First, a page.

Strategies and Tactics
Michel de Certeau’s, The Practice of Everyday Life explores the everyday operating in society. He describes two concepts, “strategies” and “tactics” that identify behaviors in the everyday: strategies become a way for corporations, governments and big businesses to control people as well as the environment around them; tactics are ways that individuals, negotiate these worlds. Certeau claims that individuals employ strategies by “constantly manipulating events in order to turn them into ‘opportunities’” [xix].
The chasm between strategies and tactics
In Chapter VIII, Railway Navigation and Incarceration, Certeau describes the experience of riding the train. The train is a great example of the chasm between the strategy and the tactic: the train is a strategy—it is part of a larger system that incarcerates the passengers. The passengers however, use tactics to overcome this system, making each trip a mini vacation of sight and sound. According to Certeau “The unchanged traveler is pigeonholed, numbered, and regulated in the grid of the railway car, which is a perfect actualization of the rational utopia” .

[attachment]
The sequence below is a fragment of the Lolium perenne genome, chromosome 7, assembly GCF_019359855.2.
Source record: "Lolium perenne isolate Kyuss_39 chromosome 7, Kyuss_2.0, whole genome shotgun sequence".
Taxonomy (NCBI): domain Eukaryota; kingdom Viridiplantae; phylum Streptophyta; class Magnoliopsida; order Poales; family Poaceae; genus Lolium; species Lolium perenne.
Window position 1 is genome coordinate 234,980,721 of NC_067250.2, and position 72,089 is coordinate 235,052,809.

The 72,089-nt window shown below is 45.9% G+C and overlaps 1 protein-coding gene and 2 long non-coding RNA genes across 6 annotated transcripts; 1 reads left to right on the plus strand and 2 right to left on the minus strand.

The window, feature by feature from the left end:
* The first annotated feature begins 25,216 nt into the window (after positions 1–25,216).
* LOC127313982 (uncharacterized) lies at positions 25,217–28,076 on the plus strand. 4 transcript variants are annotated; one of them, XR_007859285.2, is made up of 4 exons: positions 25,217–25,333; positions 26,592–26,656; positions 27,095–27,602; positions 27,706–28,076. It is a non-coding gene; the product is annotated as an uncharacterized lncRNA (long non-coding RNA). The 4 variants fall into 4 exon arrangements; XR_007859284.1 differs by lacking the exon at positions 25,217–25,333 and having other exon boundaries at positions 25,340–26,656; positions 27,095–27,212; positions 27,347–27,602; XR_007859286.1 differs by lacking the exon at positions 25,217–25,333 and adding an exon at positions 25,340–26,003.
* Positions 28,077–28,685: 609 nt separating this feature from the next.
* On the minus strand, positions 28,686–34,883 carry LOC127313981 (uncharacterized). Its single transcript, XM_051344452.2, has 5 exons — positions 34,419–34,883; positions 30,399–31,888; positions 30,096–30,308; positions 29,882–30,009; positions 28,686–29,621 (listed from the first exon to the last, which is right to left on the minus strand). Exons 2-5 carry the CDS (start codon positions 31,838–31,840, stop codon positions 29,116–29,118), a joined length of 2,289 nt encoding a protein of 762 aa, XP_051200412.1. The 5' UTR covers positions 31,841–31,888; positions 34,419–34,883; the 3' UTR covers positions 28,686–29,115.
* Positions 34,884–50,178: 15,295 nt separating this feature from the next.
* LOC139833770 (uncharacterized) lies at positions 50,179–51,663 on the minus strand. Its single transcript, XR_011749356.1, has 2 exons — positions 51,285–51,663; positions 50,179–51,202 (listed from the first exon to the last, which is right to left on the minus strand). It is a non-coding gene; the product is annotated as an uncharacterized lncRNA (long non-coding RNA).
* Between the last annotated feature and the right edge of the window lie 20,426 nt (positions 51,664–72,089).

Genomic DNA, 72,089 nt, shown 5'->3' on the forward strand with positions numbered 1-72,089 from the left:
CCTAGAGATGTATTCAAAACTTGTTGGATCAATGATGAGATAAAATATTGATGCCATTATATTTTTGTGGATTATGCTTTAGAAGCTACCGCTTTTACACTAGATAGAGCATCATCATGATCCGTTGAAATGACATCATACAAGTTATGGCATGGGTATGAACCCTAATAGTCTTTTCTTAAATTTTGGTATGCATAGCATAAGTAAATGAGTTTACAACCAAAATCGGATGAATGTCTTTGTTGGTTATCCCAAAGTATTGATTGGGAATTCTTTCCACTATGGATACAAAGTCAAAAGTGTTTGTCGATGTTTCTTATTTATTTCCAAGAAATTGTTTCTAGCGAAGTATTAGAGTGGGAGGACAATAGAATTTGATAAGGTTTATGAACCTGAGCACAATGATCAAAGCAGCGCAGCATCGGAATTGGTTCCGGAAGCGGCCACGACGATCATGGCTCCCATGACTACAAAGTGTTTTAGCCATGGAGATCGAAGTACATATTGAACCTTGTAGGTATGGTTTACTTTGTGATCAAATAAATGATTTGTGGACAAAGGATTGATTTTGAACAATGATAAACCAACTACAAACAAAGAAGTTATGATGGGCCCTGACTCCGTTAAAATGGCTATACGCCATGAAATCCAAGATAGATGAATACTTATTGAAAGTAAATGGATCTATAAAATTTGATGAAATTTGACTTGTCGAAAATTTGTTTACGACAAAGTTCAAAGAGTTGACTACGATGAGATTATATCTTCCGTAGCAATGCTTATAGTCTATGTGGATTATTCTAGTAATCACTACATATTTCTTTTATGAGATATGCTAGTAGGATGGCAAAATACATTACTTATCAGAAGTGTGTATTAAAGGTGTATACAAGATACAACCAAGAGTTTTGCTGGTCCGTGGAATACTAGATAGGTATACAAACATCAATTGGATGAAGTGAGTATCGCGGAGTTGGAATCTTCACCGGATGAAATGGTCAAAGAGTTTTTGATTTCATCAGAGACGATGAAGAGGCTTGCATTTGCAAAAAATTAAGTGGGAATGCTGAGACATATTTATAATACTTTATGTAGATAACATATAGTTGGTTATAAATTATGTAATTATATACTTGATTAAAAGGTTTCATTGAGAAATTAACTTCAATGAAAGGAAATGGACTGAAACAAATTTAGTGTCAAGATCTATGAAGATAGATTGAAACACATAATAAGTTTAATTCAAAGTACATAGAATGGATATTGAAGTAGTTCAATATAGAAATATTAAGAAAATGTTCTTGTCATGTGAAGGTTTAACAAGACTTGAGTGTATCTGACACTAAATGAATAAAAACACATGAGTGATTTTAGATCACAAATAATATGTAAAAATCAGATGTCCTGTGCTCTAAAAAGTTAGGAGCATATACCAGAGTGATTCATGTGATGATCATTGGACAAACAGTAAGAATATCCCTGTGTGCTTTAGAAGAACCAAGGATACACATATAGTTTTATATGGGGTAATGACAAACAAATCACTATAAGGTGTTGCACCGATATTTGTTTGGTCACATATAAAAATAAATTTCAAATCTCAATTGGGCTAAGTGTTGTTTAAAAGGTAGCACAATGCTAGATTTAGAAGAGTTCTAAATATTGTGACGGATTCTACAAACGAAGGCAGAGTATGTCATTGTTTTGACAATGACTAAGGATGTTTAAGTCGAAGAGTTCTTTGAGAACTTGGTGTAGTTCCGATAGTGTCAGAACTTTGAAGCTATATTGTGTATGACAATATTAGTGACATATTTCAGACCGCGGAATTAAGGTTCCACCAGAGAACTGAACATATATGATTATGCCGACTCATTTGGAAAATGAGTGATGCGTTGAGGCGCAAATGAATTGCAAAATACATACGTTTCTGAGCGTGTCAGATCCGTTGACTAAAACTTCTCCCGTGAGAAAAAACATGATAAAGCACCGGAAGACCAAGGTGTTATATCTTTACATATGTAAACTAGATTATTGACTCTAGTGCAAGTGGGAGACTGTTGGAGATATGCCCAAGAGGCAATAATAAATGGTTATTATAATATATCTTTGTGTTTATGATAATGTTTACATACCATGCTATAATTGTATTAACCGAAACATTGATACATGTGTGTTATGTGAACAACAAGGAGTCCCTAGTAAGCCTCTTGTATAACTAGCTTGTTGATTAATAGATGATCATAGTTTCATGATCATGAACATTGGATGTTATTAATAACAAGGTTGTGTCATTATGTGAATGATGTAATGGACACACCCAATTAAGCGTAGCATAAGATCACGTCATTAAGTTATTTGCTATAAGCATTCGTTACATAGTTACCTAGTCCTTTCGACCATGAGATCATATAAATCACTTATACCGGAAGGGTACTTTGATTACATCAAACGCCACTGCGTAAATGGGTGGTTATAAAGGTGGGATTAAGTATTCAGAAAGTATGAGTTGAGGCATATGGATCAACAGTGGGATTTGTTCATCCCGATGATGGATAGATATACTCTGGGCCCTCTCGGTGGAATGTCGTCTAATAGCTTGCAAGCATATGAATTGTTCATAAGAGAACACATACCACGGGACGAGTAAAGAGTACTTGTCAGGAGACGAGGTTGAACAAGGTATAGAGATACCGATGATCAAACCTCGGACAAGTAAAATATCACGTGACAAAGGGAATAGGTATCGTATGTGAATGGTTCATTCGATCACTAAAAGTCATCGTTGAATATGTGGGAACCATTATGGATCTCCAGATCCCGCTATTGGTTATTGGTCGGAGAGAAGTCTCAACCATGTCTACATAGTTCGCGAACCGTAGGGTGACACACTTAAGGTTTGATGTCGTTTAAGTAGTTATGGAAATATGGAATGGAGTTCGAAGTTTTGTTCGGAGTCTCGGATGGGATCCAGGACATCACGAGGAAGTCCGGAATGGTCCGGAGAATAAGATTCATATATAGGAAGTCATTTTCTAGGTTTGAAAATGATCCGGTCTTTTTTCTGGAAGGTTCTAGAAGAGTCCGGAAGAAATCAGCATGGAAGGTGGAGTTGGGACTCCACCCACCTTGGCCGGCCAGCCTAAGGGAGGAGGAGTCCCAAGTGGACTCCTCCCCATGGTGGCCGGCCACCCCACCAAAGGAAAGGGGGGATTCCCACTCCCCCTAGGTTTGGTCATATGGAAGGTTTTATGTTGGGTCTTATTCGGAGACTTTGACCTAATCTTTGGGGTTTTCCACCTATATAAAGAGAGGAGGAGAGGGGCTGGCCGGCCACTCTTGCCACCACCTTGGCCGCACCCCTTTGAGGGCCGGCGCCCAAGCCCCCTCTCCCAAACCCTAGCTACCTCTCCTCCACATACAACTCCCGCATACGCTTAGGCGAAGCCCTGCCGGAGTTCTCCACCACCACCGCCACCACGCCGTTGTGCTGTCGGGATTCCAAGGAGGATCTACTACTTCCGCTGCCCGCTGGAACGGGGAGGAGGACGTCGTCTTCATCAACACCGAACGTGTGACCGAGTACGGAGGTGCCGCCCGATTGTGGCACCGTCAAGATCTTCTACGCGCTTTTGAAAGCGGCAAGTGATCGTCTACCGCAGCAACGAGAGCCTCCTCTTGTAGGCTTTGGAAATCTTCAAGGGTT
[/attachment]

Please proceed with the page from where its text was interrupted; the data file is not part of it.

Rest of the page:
Order in chaos
The train gives passengers order in their everyday world of chaos. The train is a place of transition between geographical locations as well as home and work. Travelers often overlook the transitions in the everyday; instead, they focus on their destinations. The train offers them a time to look out the window, reflecting, wondering, listening and dreaming. Without this incarceration these possibilities would not necessarily be available.
Glass and Iron
Certeau eloquently describes the literal and figurative separation of the train and the travelers as “…the iron rail whose straight line cuts through space and transforms the serene identities of the soil into the speed with which they slip away into the distance. The windowpane is what allows us to see, and the rail, what allows us to move through”. Travelers are incarcerated within a controlled system and at the same time they are set free by a sensorial experience.
Certeau describes the train sounds as “Only the partition makes noise. As it moves forward and creates two inverted silences, it taps out a rhythm, it whistles or moans. There is a beating of the rails, a vibrato of the windowpanes—a sort of rubbing together of spaces at the vanishing points of their frontier” .
Submission to the machine
As travelers are observing the everyday within this lens, they identify their independence within a system. Within everyday life there is so much to try and control individually; sometimes travelers could submit to the “machine” and take an “incarceration-vacation”.
Michel de Certeau’s, The Practice of Everyday Life, xix, 111, 112, 113.